With sweeping views of LA’s ample solar friendly rooftop space, elected officials, business, health and environmental groups assembled on the top floor of LA City Hall to launch an unprecedented solar campaign. The goal? To get 20% of LA’s power from rooftop solar by 2020.
This week’s press announcement highlighted a new report called Solar in the Southland, by the Environment California Research & Policy Center describing the benefits of achieving 20% rooftop solar. And the benefits appeared to be as numerous as the many groups that assembled in support of it.
Health advocates like Dr. Luis Pacheco, the Co-Chair for CAUSE (Californians Against Utilities Stopping solar Energy) said, “Rooftop solar puts Los Angeles on a path toward cleaner air, healthier communities, and economic growth. To ensure long-term public health for all Angelenos, we need to do everything we can to encourage and support solar growth.”
Environmental groups also roundly endorsed the measure. The Sierra Club’s Evan Gillespie, who said, “Swapping out old and dirty coal plants for new and dirty gas plants would be a costly error when so much free sunshine falls on our homes and businesses every day.” And Michelle Kinman, with the Environment California Research & Policy Center added, “With our abundant sunshine, our miles upon miles of rooftops, and our love of new technology, solar power is a no-brainer for Los Angeles.”
Councilmember Paul Koretz, echoed the ‘no brainer’ sentiment and added “the more solar we bring to rooftops right here in LA, the more jobs we bring to build them.” His parting shot at the fossil fuels industry: “…a solar ‘spill’ is just another nice day in LA”.
Fortunately for LA, Koretz is not alone. Both mayoral candidates – Eric Garcetti and Wendy Greuel – wholeheartedly endorse the 20% by 2020 rooftop solar goal. And interestingly, because LA’s DWP (Department of Water and Power) is a publicly owned utility, it also supports rooftop solar as it seeks to replace or repower 70% of its current energy supply over the next 15 years with clean energy solutions like solar power.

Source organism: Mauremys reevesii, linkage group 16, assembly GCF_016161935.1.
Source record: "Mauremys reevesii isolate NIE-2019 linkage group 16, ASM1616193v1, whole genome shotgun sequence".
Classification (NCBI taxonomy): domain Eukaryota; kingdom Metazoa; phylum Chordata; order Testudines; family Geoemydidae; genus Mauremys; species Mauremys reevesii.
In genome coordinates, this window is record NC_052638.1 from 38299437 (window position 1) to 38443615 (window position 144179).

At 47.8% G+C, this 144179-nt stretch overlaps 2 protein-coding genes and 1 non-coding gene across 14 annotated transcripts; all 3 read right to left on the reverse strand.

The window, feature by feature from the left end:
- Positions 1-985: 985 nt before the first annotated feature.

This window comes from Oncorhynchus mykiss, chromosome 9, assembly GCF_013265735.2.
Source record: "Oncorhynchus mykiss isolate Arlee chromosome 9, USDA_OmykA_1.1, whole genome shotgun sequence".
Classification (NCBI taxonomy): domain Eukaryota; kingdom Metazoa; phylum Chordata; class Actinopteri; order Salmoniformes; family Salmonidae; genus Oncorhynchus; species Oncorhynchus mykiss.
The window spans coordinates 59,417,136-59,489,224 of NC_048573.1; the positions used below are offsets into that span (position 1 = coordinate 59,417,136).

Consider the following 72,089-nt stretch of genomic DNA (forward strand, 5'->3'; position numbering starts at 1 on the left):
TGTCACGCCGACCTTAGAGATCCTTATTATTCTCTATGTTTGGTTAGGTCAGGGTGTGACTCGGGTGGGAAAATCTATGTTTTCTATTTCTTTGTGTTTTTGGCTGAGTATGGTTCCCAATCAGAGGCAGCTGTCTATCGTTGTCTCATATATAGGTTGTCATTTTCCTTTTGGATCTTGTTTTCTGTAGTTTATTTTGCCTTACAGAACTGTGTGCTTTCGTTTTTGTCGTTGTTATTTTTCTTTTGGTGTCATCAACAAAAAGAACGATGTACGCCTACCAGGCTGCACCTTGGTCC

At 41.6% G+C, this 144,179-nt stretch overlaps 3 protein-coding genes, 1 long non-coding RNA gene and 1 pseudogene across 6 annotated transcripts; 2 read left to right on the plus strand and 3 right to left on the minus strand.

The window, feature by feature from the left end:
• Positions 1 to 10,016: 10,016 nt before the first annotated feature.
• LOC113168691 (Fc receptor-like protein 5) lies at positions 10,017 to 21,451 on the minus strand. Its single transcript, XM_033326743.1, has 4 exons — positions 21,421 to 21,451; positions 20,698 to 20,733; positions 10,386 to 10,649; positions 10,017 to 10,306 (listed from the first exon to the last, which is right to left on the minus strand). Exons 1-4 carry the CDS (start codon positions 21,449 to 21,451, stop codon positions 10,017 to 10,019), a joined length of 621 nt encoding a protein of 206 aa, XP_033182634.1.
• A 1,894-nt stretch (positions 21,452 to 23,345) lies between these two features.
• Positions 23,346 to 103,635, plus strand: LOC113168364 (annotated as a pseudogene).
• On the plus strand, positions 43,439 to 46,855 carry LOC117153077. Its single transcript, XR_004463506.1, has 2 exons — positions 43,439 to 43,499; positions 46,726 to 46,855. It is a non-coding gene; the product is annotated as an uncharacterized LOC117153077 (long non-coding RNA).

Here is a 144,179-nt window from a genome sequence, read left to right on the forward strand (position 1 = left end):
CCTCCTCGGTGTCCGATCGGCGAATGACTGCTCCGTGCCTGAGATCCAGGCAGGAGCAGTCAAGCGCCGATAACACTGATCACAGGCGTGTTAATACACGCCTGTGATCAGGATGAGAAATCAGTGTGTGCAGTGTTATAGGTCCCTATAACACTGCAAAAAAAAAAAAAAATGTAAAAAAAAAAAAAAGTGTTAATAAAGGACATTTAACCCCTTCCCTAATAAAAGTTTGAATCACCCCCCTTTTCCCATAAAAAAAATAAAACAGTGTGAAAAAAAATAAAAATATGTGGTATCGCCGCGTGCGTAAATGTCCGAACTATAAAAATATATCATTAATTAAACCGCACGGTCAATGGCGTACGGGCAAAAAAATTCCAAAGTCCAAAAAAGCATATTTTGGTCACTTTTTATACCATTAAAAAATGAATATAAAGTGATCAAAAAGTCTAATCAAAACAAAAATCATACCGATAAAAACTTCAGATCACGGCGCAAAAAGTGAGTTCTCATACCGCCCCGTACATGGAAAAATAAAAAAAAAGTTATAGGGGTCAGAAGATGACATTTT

And just as enthusiastic is the LA business community who noted that reaching the 20% goal would require installing 1.2 gigawatts, which would save Angelenos money on energy costs and create approximately 32,000 job-years of employment. Michelle Garakian, Vice President of the Los Angeles Business Council summed up the business perspective saying, “increasing our city’s solar capacity is good for business, it’s good for jobs, and it’s good for the environment.”
Craig Lewis, Executive Director of the Clean Coalition highlighted the big financial picture by describing how the “economics of rooftop solar are a win-win for Los Angeles, because as a robust market is achieved, local investment grows and energy spending stays in the region. Additionally, solar power quickly becomes one of the cheapest sources of electricity available.”
Unanimous agreements between politicians, business leaders, utilities, environmentalists, health advocates, and public interest groups, seem few and far between these days, and it’s a stunning testament to the broad appeal of solar power. Cleaner, cheaper, renewable energy, that creates jobs, and saves our environment, our health, and our money apparently gets everybody’s vote.
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